But it's a story that has ties not only to Fear Itself, but also previous "Events" like Civil War and Secret Invasion, and it looks like the Avengers aren't the only ones putting a new team together.

While this issue is obviously designed to take care of old business and set up future storylines, I have to admit that I'm not sure why Captain America decides to make a line-up change, since he just needs to replace those who didn't survive the attack of the Serpent (presumably that'll be explained next issue).

Still, it's a strong showing for Cap, as he takes on the leadership role with a fervor that seemed to be missing the last time around. Brian Bendis does his usual stellar work crafting the sharp dialogue here.

The issue also marks the first for new artist Daniel Acuna. I wasn't sure how his style would work on the Avengers, but I like it a lot. His style in unique and gives the issue a painted look that feels "real" without being overly concerned with being realistic, if that makes sense. He moves from Cinemascope splash pages to small moments of personal anguish with surprising ease.

So where does the team go from here? That's going to be the fun part over the next issue (or more), and as per that last page, a big showdown is in the works.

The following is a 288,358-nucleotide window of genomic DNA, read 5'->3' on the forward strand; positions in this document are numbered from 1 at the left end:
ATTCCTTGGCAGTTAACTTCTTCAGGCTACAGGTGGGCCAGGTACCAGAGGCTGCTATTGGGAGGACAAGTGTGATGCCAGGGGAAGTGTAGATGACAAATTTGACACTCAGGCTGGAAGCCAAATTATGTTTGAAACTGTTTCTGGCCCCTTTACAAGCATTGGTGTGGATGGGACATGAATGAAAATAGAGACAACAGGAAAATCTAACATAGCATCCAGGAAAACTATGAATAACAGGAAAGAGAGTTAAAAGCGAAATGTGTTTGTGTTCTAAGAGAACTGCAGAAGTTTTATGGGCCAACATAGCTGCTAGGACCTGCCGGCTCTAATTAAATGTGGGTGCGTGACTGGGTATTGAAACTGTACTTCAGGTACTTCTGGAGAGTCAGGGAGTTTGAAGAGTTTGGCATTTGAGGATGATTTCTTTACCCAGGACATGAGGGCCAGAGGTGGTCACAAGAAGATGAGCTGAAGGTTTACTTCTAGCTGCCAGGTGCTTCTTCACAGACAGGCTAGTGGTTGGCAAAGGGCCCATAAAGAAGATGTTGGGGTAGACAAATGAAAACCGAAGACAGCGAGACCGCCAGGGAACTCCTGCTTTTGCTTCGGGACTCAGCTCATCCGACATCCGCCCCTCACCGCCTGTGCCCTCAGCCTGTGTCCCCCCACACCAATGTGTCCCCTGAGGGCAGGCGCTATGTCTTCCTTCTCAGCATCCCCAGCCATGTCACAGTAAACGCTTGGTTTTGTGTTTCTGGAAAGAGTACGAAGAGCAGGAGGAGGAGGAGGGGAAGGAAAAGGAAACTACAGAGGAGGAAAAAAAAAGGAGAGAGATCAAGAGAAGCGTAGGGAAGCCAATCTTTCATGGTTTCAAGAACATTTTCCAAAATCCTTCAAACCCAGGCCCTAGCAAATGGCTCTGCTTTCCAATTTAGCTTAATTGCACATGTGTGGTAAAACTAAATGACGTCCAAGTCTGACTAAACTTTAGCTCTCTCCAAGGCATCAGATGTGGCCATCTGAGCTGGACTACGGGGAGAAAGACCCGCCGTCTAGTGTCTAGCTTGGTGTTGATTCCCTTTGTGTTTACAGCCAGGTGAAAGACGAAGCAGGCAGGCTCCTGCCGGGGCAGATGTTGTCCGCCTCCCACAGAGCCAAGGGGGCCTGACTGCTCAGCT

Grade: A-


Friday, October 21, 2011

Justice League #2

The good news is, the second issue of Justice League is much better than the first.

The bad news is, after two full issues telling the origin of the team, we've still only met four heroes (five, if you count the one who isn't a hero yet). In the first issue, we only met three heroes, and the last one showed up on the final page.

This issue uses the classic Marvel shtick of "heroes meet, fight because of a misunderstanding, then team up." It's an oldie and a goodie, because it works - it gives the heroes a chance to show what they can do, and as the characters meet each other, the new reader learns more about them.

It's a model of efficiency, and it's managed well here - with one exception. Batman has to face an angry Superman at the beginning of the issue, and while I don't expect the Dark Knight to defeat the Man of Steel, I would certainly expect him to put up more of a fight than he does here.

Green Lantern and the Flash are used well here, and it's nice that they've teamed up before this story (though perhaps a bit annoying to think they teamed up before Batman and Superman, who should be the premiere heroes in the DC Universe, and the first to team up. But then, I suppose, they'd have no reason to fight here. But I digress).

Jim Lee continues to hold a clinic in "how to draw a terrific-looking comic." His heroes are virile, the action chaotic, the layouts powerful and the story rockets along briskly. (And a note to my pal James: loads and loads of detail work here.)

I suspect this story will read much better as a collection, because events are moving very slowly and at this rate it'll be issue five or six before we finally see all the heroes working together as a team.

Still, this is definitely moving in the right direction. More like this, please.

Grade: A-


Thursday, October 20, 2011

Fear Itself #7 (of 7)

So the big problem with Marvel's "Event" books has been that, of late, they keep wrapping up with an anticlimactic finish.